Although at least one member state has chosen to keep software development in house, the participation of two commercial vendors in the ecosystem has been critical in broadening the community by making a set of services for the project available to state agencies who would not be able/would not elect to resource the work internally.
The TriSano project was the first government project created under the umbrella of the Collaborative Software Initiative (CSI), a private venture-funded company based in the United States. The first edition of TriSano was released in the spring of 2009. Today TriSano is in production in the State of Utah and twenty-nine of its counties, and has been downloaded for potential adoption in Europe, Asia, Africa, Latin America and by the World Health Organization.
The financial model includes supporting two versions of the TriSano product; one version that is free and open source (TriSano Community Edition), and a second which is commercially supported (TriSano Enterprise Edition). The latter includes additional documentation and training, support for installation, and support for customization. Revenue and associated code enhancements from from the Enterprise edition are used to feed back to continuously improve upon the Community edition.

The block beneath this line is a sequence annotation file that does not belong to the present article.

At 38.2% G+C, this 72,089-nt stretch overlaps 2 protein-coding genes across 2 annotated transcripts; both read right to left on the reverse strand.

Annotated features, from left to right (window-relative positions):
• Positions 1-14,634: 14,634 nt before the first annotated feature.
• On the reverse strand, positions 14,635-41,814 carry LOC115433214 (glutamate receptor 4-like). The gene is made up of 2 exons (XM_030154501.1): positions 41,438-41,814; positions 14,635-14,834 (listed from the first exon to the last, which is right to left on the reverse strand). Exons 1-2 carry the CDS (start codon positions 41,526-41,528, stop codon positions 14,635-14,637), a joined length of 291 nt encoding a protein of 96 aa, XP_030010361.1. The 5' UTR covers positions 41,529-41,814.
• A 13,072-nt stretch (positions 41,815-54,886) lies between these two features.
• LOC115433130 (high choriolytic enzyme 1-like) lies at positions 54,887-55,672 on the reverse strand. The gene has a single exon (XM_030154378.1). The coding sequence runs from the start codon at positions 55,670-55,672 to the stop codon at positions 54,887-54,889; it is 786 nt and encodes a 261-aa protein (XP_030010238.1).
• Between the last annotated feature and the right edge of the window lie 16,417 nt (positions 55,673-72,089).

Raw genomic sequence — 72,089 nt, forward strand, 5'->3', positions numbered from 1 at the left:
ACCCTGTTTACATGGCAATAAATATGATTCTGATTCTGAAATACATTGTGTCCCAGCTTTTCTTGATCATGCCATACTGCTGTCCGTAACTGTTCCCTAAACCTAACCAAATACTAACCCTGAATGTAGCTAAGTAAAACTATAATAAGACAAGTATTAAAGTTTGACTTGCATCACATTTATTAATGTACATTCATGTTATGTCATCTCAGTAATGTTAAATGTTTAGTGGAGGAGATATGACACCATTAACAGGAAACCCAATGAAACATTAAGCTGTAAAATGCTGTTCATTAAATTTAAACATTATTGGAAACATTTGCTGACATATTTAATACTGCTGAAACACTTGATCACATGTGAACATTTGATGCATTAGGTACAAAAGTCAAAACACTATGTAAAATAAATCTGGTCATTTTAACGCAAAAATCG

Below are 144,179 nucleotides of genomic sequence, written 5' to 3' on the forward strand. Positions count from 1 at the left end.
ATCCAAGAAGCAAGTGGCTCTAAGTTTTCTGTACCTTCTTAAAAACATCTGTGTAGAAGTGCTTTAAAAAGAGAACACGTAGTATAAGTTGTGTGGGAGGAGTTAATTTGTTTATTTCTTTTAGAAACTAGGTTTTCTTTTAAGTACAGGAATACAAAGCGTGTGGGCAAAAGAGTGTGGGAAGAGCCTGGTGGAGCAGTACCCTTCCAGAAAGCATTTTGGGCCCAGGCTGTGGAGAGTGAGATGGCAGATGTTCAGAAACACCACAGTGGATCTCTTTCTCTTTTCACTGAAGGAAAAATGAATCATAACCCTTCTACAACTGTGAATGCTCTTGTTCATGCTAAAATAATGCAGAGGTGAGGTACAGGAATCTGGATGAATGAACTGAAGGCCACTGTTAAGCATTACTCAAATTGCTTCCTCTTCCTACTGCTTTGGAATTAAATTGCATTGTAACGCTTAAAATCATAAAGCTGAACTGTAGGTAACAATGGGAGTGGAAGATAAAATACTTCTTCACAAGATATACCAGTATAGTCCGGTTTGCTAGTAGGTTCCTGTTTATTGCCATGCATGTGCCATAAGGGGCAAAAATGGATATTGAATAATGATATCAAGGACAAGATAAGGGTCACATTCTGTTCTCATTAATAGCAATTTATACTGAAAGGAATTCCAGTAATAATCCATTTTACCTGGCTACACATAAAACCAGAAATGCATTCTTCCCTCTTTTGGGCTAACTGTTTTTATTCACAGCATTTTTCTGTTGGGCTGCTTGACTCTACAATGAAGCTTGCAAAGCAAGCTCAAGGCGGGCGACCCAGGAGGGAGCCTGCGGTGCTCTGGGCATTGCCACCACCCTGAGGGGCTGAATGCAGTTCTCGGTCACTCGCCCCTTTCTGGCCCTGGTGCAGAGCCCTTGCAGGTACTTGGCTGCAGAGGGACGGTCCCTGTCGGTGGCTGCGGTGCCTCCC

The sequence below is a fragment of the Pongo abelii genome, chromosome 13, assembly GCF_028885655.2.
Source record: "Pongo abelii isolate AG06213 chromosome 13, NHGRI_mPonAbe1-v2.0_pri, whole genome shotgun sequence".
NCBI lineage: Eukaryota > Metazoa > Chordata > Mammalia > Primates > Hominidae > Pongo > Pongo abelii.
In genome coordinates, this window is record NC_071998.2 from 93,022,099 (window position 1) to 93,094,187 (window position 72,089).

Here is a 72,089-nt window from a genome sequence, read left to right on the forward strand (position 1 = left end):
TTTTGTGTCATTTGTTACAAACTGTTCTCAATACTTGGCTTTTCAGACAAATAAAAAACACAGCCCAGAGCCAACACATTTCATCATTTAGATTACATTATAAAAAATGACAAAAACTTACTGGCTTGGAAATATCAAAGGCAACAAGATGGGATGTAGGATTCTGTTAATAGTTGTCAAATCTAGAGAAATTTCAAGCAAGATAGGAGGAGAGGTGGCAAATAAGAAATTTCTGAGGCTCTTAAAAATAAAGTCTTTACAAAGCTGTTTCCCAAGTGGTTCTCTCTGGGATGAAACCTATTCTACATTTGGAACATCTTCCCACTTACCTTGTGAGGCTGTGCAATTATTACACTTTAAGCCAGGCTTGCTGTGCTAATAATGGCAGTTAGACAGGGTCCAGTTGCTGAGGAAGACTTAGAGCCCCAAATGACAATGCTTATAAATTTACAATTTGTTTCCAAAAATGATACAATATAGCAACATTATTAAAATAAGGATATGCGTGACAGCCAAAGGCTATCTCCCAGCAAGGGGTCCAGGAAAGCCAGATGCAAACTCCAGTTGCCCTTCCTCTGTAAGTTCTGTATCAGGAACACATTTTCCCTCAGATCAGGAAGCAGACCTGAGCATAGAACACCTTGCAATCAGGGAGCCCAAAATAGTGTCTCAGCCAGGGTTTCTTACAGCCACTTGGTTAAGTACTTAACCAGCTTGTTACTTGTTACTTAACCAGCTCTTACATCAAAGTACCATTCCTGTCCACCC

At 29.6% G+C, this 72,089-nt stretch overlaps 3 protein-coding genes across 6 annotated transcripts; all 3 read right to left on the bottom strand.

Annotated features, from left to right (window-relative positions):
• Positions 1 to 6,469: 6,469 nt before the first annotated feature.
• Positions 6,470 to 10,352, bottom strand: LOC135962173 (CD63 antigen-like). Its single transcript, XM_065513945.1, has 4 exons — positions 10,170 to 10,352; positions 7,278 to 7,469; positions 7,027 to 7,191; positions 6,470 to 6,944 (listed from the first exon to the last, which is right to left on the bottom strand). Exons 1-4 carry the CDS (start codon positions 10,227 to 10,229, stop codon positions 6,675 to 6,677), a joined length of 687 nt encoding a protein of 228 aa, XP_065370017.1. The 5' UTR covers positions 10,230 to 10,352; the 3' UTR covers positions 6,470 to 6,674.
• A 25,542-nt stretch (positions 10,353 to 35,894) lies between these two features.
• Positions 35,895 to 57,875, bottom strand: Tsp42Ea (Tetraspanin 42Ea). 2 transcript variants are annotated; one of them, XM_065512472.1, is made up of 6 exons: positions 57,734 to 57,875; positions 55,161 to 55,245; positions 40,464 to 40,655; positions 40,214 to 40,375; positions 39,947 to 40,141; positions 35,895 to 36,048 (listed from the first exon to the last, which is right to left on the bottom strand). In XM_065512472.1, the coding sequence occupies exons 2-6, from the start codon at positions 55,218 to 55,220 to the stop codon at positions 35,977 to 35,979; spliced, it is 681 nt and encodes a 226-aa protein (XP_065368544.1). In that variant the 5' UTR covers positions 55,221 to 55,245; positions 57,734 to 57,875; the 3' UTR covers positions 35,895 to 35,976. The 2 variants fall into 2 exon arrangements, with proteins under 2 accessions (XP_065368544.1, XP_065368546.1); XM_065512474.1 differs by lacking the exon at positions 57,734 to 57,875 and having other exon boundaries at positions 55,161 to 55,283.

The project was conceptualized through the need by a public agency to solve a critical information-sharing problem and a business interest in demonstrating the efficacy of this public-private partnership model. The governance model was designed to support a balance of interests public, private and non-profit. Now in its third year of development, the early direct investment of funds by the private firm and the contributions of public health information technology domain expertise thus far appear to have created a viable, sustainable application and growing community.